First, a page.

For some sectors, air policies might first cover certain pollutants in limited parts of Europe. In September 2012, the European Parliament adopted the revisions that brought the EU’s standards on sulphur emissions by ships in line with the International Maritime Organization’s standards from 2008. By 2020, the sulphur limit will be 0.5 % in all the seas around the EU.

For the Baltic Sea, the North Sea and the English Channel in so-called ‘Sulphur Emission Control Areas’, the European Parliament set an even stricter sulphur limit of 0.1 % by 2015. Considering that standard marine fuel contains 2 700 times more sulphur than conventional diesel for cars, it is clear that this legislation gives strong reasons to the shipping sector to develop and use cleaner fuels.

Implementation on the ground

Current European air-quality legislation is based on the principle that EU Member States divide their territories into a number of management zones in which countries are required to assess air quality using measurement or modelling approaches. Most big cities are declared to be such zones. If air‑quality standards are exceeded in a zone, the Member State has to report to the European Commission and explain the reasons.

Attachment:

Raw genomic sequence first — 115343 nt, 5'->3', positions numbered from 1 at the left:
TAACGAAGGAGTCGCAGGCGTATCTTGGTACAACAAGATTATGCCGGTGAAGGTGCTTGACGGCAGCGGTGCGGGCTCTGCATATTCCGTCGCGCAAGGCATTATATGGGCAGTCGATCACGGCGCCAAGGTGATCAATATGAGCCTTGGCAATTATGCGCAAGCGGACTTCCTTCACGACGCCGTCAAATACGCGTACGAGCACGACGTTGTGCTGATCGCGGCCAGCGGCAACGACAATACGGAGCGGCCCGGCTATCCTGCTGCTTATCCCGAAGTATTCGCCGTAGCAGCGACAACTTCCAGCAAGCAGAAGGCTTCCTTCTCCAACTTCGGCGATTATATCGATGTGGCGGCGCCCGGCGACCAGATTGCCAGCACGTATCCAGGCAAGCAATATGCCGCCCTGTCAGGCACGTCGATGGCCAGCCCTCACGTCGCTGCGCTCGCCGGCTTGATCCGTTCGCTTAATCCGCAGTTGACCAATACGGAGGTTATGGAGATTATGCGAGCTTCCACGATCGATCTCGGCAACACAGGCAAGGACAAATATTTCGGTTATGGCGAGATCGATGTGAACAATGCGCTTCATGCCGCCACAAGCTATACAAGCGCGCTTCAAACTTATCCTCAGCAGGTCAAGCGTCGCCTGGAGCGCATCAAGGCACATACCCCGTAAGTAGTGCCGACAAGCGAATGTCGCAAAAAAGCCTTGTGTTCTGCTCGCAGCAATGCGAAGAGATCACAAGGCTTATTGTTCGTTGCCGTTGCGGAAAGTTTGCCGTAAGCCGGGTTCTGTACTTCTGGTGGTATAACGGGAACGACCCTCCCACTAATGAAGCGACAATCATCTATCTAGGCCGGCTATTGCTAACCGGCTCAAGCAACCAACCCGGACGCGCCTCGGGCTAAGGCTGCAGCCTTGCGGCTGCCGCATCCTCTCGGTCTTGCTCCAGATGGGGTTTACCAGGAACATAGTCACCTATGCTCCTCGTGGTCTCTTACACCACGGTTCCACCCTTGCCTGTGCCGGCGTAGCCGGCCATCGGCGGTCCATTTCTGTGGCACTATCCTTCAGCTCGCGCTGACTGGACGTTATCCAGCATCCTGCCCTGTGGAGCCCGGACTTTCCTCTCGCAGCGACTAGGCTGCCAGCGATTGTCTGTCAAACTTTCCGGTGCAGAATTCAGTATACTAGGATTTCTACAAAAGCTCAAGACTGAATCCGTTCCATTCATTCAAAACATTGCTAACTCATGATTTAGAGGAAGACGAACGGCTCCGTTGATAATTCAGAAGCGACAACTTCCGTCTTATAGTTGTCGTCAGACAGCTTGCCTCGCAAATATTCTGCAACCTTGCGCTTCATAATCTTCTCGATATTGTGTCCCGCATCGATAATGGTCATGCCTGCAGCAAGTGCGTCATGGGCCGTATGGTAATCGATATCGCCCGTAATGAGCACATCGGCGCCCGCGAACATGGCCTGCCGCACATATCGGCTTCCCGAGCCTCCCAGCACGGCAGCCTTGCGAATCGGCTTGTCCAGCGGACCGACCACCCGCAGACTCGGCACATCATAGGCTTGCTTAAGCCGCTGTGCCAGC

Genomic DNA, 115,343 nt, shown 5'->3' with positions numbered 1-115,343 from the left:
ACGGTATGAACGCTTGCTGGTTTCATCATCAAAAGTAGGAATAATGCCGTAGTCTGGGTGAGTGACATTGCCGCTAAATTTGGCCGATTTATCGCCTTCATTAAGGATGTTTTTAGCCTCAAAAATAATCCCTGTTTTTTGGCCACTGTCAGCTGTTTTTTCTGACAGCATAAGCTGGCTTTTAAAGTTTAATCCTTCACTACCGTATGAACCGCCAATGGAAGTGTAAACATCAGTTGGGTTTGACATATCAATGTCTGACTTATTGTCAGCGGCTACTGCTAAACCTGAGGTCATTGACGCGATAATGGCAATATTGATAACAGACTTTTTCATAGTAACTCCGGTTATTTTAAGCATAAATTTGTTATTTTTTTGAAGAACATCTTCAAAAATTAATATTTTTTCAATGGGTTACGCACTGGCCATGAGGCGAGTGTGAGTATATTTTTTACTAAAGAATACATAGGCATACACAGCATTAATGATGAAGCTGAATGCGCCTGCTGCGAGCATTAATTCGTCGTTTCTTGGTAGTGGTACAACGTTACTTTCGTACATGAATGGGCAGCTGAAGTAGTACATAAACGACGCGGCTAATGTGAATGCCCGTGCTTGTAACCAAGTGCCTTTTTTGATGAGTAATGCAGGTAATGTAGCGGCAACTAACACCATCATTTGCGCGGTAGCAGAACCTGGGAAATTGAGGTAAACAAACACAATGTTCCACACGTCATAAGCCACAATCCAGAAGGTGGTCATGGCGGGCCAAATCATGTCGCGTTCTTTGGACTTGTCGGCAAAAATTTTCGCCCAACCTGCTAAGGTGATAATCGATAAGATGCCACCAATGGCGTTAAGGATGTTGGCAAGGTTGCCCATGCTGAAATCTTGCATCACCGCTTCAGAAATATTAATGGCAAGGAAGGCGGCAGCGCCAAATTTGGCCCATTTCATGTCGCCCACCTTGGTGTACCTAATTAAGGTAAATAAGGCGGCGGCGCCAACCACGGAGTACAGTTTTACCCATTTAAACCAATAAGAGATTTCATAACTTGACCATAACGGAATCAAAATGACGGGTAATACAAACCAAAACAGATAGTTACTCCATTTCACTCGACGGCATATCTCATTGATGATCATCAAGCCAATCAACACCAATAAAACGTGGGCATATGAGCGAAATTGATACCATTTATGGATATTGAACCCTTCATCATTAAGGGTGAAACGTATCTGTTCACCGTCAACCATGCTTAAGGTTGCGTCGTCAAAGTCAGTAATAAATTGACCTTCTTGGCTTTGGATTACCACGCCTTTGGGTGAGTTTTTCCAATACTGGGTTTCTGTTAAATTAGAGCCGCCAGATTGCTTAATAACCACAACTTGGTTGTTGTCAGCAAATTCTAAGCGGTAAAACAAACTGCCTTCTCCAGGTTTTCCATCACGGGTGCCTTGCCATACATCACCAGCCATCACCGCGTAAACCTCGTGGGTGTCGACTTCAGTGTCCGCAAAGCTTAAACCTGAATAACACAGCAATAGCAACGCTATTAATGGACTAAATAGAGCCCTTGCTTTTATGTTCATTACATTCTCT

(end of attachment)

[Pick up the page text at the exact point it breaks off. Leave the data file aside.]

The countries are then required to develop local or regional plans describing how they intend to improve the air quality. They could for example establish so-called low-emission zones that restrict access for more polluting vehicles. Cities can also encourage a shift in transport to less polluting modes including walking, cycling, and public transport. They can also ensure that industrial and commercial combustion sources are fitted with emission‑control equipment, according to the latest, best-available technology.